Arts + Culture

Prints from radical, independent press from Mexico City featured at Fowler Museum

“South of No North: Gato Negro Ediciones” runs until Dec. 9

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Mexico

“México,” Gato Negro Ediciones, 2015. 120 pages, printed in risograph.

The Fowler Museum at UCLA presents a dynamic installation of risograph prints based on the books of Gato Negro Ediciones, a Mexico City-based independent press led by activist designer León Muñoz Santini.

Building on the legacy of radical independent publishing in Mexico, Gato Negro produces original titles across genres of photography, poetry, and political discourse — and has re-published classic texts of resistance. Founded in 2013, their focused program of limited-run risograph editions is recognized as an internationally relevant voice in art-book publishing. “South of No North: Gato Negro Ediciones” is Gato Negro’s first museum exhibition in the United States and will be on display in the museum’s Goldenberg Galleria until December 9, 2018.

Risograph printing uses an automated stencil duplication process similar to silkscreening. Quick and inexpensive, the technology uses real ink to produce crisp images with a handmade quality. For this exhibition, Gato Negro produced a custom set of billboard-size multiples based on the contents of six books, including the premier of a collaboration with Zoe Leonard titled “The River,” 2018.

The expansive installation registers the urgency of Santini’s signature format: single-subject compendia presented in a fixed, serial layout, often without text. Full-bleed images, restrained typography, and a predominantly black and white palette on recycled gray paper drive attention to the unrelenting graphic evidence that structures the form of each book. One wall will include the complete archive of titles printed to date, 114 books.

“South of No North” borrows the title of a short story collection by late Los Angeles-based writer Charles Bukowski, who self-published as part of the “Mimeograph Revolution” during the 1960s and 70s. In its exhibition context, the title serves to amplify ideas of geographic dislocation and the active erasure of people living along the border of the Rio Grande River — central concerns of Gato Negro’s program.

“Gato Negro’s project represents a broader story of artistic exchange happening between Mexico and the United States,” said Sebastian Clough, exhibition curator. “Artists are starting conversations about ideas not tied to format or funding or status — really the opposite of market-aware art. In this case, Gato Negro has forged an impressive collection of cross-border collaborations with poets, writers, and photographers — artists whose desire to communicate saturates and propels the projects forward.”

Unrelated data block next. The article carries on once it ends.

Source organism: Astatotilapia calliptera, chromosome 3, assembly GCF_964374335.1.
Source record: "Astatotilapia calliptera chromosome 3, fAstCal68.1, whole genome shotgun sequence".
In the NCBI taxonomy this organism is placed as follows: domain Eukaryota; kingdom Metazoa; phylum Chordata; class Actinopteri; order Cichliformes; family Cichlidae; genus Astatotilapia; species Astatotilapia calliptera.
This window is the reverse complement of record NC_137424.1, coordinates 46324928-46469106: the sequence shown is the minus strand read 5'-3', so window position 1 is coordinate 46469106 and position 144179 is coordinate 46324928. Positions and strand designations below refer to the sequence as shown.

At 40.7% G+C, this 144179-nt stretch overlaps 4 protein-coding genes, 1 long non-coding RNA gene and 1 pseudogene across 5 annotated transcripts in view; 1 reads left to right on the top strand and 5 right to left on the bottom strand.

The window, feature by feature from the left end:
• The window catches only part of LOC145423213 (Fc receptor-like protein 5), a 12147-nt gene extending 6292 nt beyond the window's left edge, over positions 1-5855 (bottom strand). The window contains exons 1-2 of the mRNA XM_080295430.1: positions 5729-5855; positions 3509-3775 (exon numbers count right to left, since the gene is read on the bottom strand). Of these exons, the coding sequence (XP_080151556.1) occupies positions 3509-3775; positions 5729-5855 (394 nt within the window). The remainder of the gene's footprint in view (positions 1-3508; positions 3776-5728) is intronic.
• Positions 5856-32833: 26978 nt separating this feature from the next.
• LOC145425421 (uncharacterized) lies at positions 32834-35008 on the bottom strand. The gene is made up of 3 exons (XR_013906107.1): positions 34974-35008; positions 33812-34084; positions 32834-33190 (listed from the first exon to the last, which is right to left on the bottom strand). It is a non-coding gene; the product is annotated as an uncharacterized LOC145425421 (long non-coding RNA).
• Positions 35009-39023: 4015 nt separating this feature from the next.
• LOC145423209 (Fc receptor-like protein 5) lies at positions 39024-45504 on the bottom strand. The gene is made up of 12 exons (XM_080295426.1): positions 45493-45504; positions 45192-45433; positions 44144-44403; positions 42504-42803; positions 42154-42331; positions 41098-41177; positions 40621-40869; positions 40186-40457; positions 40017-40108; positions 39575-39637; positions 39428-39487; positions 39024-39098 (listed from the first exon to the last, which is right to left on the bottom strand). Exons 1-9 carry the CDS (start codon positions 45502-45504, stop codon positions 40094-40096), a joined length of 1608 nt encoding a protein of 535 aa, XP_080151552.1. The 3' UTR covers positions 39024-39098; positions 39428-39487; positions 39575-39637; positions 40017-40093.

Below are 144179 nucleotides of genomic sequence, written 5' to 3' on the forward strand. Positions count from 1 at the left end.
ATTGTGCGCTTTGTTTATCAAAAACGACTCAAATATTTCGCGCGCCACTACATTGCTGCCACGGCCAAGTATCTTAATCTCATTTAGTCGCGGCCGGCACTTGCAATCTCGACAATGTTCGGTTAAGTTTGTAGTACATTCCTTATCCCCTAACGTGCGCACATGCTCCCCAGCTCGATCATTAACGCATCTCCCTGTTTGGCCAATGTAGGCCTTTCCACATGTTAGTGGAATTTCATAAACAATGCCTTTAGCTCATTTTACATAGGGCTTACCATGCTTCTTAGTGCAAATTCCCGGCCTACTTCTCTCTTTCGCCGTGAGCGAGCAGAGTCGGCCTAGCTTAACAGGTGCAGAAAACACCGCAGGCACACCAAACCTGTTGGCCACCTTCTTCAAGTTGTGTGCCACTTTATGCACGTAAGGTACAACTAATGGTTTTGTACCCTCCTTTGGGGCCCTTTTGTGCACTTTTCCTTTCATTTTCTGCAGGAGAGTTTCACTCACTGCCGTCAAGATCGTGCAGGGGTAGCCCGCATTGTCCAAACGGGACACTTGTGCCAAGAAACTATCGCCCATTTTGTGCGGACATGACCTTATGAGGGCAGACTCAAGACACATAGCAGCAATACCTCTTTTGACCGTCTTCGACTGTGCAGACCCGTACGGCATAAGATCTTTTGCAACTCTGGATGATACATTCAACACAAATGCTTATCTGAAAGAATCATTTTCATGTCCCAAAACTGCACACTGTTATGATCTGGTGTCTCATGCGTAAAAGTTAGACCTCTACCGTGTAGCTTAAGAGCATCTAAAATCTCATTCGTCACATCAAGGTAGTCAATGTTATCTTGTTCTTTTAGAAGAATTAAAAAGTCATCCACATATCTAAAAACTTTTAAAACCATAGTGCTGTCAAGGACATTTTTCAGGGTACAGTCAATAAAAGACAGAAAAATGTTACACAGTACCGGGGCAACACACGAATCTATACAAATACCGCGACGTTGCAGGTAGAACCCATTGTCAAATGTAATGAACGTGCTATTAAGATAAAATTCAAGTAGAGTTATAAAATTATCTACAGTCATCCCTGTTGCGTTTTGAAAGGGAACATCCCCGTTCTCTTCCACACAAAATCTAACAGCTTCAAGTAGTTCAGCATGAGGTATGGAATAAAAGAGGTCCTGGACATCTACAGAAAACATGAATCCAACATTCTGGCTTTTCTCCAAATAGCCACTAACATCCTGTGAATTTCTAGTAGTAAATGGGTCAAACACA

About Gato Negro Ediciones

Santini, who is publisher and creative director of Gato Negro Ediciones, has established a unique voice in Mexico City and increasingly within Asian, European and U.S. spheres of design influence. Studio production is equally driven by Santini’s solo projects (like "Satán," on view in the exhibition) and close collaborations with such artists as Leonard, photographer Nirvana Paz, and poet Dani Zelko. The economy of risograph printing allows the studio to publish small runs, and publish often. A conscious move to forego ISBN numbers sidesteps commercial circulation, and Santini travels often to participate in book fairs, speak with readers, and engage audiences about his publications and processes.  

Credit

“South of No North: Gato Negro Ediciones” is organized by the Fowler Museum at UCLA and is curated by Sebastian Clough, director of exhibitions.

Related event

Friday Aug. 3, noon
Culture Fix: Sebastian Clough on Gato Negro Ediciones
Clough discusses the design process involved in transforming an art publisher’s body of work into a visual exhibition.

About the Fowler Museum

The Fowler Museum at UCLA explores global arts and cultures with an emphasis on works from Africa, Asia, the Pacific, and the Americas — past and present. The Fowler enhances understanding of world cultures through dynamic exhibitions, publications and public programs, informed by interdisciplinary approaches and the perspectives of the cultures represented. Also featured is the work of international contemporary artists, presented within the complex frameworks of politics, culture and social action.

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